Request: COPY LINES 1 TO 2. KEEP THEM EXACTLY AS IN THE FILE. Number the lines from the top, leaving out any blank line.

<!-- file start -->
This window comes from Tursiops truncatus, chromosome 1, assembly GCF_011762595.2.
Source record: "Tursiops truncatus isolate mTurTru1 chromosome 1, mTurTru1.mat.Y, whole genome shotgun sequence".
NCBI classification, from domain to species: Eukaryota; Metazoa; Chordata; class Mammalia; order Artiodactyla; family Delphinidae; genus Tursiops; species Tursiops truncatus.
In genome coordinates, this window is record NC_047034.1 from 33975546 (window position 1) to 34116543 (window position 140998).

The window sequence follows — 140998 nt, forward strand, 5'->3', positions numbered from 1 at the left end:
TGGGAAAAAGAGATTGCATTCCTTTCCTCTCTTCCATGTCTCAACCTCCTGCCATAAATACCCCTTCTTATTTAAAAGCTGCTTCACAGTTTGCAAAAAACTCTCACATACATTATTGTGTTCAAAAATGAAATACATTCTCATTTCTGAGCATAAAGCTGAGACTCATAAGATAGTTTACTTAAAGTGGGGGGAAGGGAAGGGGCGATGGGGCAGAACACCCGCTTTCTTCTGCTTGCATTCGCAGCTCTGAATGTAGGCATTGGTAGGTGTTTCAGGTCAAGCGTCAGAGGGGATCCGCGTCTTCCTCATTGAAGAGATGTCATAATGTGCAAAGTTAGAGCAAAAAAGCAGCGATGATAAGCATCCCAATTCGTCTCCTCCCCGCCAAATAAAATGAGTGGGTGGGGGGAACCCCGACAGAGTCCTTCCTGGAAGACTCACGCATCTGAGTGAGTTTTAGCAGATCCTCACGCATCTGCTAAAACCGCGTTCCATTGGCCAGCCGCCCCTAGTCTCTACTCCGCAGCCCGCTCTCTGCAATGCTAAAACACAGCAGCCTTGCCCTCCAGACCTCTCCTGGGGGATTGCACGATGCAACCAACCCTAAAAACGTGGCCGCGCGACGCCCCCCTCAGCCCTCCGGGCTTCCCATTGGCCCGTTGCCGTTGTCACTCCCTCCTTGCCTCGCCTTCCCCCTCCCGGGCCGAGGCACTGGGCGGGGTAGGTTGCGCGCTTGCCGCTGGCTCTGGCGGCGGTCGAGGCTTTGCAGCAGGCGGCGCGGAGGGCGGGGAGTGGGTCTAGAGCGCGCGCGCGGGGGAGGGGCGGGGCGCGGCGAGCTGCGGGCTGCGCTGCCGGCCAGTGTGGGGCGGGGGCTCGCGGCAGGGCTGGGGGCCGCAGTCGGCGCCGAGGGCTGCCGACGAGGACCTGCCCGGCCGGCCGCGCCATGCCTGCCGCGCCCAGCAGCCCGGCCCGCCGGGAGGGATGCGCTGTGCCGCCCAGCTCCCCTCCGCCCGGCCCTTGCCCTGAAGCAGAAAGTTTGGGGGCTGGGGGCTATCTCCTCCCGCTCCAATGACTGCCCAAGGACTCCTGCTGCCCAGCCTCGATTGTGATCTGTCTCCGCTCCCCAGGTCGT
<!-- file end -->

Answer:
This window comes from Tursiops truncatus, chromosome 1, assembly GCF_011762595.2.
Source record: "Tursiops truncatus isolate mTurTru1 chromosome 1, mTurTru1.mat.Y, whole genome shotgun sequence".